From time immemorial the uncorking of a bottle of wine has marked the beginning of something memorable. It’s been a long-standing tradition in countless homes to commemorate any special occasion with the iconic pop! However romantic their appeal, recent times have witnessed a dramatic switch from corks to screw caps, which are increasingly being used to adorn the tops of many a wine bottle. This shift has spurned wine lovers and sommeliers alike to ponder whether what’s on the outside really makes an impact on what’s on the inside.
With the cork vs screw cap debate causing quite a stir in the wine drinking community, we decided to take a dive deeper and do a little digging ourselves.
Myth vs reality
For many, the cork is an indispensable component to any bottle of wine. It’s a part of the ritual and tradition of wine drinking that has been around for decades. This sense of ceremony around opening a bottle of wine has caused the cork to be highly favoured and subsequently associated with wines of superior quality. On the contrary, even though screw caps have been known to seal wine bottles since the late 1950’s, their association to value-oriented or low-quality bottles of wine has plagued for decades. As widespread as this notion might be, screw caps are now being adopted by high-end wine makers all over the world, proving that their use in sealing a bottle of wine has no bearing on the quality and nature of its contents.
The cork is often lauded for the role it plays in conservation efforts and preserving the traditional cork oak landscape- which without cork harvesting would lose their economic value and could end up abandoned. Apart from being completely degradable and environmentally friendly, it protects the ecosystem by mitigating the issues of climate change and loss of biodiversity.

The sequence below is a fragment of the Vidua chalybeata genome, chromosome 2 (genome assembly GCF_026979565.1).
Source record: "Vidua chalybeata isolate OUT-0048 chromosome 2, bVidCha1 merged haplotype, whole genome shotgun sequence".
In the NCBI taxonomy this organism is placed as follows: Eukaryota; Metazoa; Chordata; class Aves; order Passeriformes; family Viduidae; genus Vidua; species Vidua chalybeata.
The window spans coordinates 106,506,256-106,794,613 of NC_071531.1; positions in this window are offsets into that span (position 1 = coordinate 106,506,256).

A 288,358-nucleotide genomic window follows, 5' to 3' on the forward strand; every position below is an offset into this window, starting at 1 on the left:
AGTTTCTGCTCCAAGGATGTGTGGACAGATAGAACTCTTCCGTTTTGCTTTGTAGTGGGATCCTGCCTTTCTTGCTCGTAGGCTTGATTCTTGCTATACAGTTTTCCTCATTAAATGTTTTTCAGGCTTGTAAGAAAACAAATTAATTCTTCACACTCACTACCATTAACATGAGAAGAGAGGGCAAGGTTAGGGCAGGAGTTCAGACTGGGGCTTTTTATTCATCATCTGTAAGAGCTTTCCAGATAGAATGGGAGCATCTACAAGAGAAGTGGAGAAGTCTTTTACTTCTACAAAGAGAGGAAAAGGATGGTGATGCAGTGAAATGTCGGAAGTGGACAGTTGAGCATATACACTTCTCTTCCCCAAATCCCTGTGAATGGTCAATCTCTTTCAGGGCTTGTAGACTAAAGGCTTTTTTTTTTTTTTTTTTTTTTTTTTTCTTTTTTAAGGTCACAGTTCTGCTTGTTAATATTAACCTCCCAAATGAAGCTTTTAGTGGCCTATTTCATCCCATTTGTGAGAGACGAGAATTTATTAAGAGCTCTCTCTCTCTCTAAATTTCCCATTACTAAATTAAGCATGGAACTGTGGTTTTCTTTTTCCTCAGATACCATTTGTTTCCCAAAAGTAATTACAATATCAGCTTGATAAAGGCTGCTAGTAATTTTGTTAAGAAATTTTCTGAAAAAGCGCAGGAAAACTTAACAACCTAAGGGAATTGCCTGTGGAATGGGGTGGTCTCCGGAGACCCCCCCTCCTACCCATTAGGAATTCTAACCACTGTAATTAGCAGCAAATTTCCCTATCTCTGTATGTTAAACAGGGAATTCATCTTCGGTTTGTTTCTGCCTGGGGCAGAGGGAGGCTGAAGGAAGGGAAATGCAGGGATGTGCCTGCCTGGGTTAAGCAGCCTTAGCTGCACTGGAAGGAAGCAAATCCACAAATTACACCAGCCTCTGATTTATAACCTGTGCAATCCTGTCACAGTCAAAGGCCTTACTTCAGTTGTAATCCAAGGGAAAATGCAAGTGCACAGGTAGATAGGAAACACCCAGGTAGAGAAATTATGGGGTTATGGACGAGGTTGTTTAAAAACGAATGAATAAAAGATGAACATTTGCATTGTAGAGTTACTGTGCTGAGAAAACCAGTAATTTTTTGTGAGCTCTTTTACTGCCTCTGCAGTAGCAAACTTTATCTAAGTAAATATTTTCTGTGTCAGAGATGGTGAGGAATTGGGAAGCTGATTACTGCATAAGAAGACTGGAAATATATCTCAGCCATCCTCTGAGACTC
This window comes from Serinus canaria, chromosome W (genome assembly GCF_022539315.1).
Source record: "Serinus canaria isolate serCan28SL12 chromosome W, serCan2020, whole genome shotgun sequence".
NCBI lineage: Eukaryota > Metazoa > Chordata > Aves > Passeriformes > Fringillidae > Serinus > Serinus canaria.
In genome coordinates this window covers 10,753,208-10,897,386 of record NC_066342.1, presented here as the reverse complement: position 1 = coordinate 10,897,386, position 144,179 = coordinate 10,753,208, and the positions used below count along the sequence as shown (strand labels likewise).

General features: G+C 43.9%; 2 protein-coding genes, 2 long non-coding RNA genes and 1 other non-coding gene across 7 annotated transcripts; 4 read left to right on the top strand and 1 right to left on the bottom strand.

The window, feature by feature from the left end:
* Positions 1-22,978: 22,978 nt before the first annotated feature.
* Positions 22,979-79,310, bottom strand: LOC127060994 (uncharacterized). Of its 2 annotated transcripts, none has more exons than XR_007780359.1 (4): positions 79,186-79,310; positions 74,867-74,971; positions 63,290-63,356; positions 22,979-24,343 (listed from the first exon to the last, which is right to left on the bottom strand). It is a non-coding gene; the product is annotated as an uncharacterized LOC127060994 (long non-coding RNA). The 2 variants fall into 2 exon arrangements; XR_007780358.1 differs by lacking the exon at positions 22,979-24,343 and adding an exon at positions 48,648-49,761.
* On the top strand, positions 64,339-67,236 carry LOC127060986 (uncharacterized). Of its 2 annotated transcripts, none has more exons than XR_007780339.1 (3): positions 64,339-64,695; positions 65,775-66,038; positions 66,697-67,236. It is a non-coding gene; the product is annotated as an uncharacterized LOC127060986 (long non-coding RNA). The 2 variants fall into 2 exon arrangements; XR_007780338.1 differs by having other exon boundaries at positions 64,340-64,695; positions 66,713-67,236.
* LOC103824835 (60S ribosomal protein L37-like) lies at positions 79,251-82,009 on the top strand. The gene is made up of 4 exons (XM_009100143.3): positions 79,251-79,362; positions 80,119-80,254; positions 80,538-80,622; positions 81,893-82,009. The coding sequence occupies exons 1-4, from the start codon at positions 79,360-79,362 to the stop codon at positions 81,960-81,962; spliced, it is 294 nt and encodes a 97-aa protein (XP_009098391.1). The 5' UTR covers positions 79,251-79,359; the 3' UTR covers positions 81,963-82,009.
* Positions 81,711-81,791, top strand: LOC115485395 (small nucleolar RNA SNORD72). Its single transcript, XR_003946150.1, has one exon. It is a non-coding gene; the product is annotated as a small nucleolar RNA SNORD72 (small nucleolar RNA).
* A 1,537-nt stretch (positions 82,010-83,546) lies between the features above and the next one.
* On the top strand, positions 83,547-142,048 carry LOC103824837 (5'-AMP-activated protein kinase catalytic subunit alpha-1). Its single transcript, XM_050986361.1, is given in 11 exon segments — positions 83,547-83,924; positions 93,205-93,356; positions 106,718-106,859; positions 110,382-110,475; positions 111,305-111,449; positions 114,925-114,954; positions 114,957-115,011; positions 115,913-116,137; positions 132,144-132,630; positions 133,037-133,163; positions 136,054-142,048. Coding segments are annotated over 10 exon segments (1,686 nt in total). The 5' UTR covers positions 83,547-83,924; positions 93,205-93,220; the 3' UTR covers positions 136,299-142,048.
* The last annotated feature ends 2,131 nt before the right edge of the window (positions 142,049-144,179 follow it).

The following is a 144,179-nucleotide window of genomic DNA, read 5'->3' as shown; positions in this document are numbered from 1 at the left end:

However, the screw cap which isn’t manufactured from bio-degradable substances, is still recyclable to a great extent. With a fair share of opened screw caps being diverted back to recycling, this option presents itself as a promising and sustainable alternative that will see a huge increase in consumption by wine-makers.
Even with a wave of supporters backing corks, the price tag of $0.50 a piece is making it a tall order for wine-makers to adapt it into their finished product. This is especially true in the case of those that manufacture wines in the $10 - $25 price segment. Screw caps have saved the day for many of these wine makers, as it’s an effective way of sealing a bottle at a fraction of the cost. However, despite their steep price, a lot of high-end wine makers continue to top their wines with a cork to retain the authenticity and charm of their offering.
Ease of use
We have all at some point of time in our lives, been a victim of the cork screw debacle where we have spent an embarrassingly long amount time trying to uncork a bottle of wine. No matter how hard you tug at it, the cork at times refuses to budge or worse still, crumbles into pieces and lands in the wine, much to your despair. This has been a great stimulant for many a customer to switch to screw caps especially when it comes to their budget wine. Additionally, screw caps make it easier for the wine to be transported and stored as they are completely spill proof and compact. With considerably less muscle work and drama involved, the screw cap definitely has our votes for its ease of use.